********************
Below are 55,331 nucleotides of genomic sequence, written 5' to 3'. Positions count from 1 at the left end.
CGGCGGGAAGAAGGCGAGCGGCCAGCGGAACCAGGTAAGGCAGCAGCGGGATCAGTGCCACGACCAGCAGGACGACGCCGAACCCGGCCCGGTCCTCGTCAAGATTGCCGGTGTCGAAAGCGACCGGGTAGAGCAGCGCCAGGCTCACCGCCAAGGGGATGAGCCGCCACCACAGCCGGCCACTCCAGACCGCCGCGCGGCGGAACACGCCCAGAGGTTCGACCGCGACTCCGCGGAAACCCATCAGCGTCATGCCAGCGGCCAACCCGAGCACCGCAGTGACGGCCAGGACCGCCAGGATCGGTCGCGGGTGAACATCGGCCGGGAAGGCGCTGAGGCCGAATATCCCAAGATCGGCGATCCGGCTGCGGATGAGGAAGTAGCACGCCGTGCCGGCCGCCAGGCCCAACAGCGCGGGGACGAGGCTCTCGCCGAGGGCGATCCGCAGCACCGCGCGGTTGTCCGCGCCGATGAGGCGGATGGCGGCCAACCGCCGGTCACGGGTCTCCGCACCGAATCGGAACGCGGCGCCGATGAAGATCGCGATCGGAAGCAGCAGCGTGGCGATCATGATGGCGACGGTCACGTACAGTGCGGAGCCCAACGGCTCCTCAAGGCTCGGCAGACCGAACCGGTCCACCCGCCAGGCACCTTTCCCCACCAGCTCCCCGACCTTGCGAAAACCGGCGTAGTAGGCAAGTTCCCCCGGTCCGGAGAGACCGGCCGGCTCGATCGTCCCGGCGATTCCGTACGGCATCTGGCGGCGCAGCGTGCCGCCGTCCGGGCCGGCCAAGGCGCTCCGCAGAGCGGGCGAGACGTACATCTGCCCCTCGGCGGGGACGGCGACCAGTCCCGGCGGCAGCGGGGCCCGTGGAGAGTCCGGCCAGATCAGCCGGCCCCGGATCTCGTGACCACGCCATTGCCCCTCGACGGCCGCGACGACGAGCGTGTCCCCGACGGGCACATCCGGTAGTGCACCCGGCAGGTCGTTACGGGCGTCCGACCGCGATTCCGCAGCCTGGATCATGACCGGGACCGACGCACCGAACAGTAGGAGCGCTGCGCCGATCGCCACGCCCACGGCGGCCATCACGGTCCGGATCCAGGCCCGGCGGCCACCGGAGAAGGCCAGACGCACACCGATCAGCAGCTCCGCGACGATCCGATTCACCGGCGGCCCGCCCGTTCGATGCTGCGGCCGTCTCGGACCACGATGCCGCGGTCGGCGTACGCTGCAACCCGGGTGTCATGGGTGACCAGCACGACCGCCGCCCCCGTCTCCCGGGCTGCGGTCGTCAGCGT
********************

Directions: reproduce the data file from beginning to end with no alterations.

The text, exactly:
Below are 55,331 nucleotides of genomic sequence, written 5' to 3'. Positions count from 1 at the left end.
CGGCGGGAAGAAGGCGAGCGGCCAGCGGAACCAGGTAAGGCAGCAGCGGGATCAGTGCCACGACCAGCAGGACGACGCCGAACCCGGCCCGGTCCTCGTCAAGATTGCCGGTGTCGAAAGCGACCGGGTAGAGCAGCGCCAGGCTCACCGCCAAGGGGATGAGCCGCCACCACAGCCGGCCACTCCAGACCGCCGCGCGGCGGAACACGCCCAGAGGTTCGACCGCGACTCCGCGGAAACCCATCAGCGTCATGCCAGCGGCCAACCCGAGCACCGCAGTGACGGCCAGGACCGCCAGGATCGGTCGCGGGTGAACATCGGCCGGGAAGGCGCTGAGGCCGAATATCCCAAGATCGGCGATCCGGCTGCGGATGAGGAAGTAGCACGCCGTGCCGGCCGCCAGGCCCAACAGCGCGGGGACGAGGCTCTCGCCGAGGGCGATCCGCAGCACCGCGCGGTTGTCCGCGCCGATGAGGCGGATGGCGGCCAACCGCCGGTCACGGGTCTCCGCACCGAATCGGAACGCGGCGCCGATGAAGATCGCGATCGGAAGCAGCAGCGTGGCGATCATGATGGCGACGGTCACGTACAGTGCGGAGCCCAACGGCTCCTCAAGGCTCGGCAGACCGAACCGGTCCACCCGCCAGGCACCTTTCCCCACCAGCTCCCCGACCTTGCGAAAACCGGCGTAGTAGGCAAGTTCCCCCGGTCCGGAGAGACCGGCCGGCTCGATCGTCCCGGCGATTCCGTACGGCATCTGGCGGCGCAGCGTGCCGCCGTCCGGGCCGGCCAAGGCGCTCCGCAGAGCGGGCGAGACGTACATCTGCCCCTCGGCGGGGACGGCGACCAGTCCCGGCGGCAGCGGGGCCCGTGGAGAGTCCGGCCAGATCAGCCGGCCCCGGATCTCGTGACCACGCCATTGCCCCTCGACGGCCGCGACGACGAGCGTGTCCCCGACGGGCACATCCGGTAGTGCACCCGGCAGGTCGTTACGGGCGTCCGACCGCGATTCCGCAGCCTGGATCATGACCGGGACCGACGCACCGAACAGTAGGAGCGCTGCGCCGATCGCCACGCCCACGGCGGCCATCACGGTCCGGATCCAGGCCCGGCGGCCACCGGAGAAGGCCAGACGCACACCGATCAGCAGCTCCGCGACGATCCGATTCACCGGCGGCCCGCCCGTTCGATGCTGCGGCCGTCTCGGACCACGATGCCGCGGTCGGCGTACGCTGCAACCCGGGTGTCATGGGTGACCAGCACGACCGCCGCCCCCGTCTCCCGGGCTGCGGTCGTCAGCGT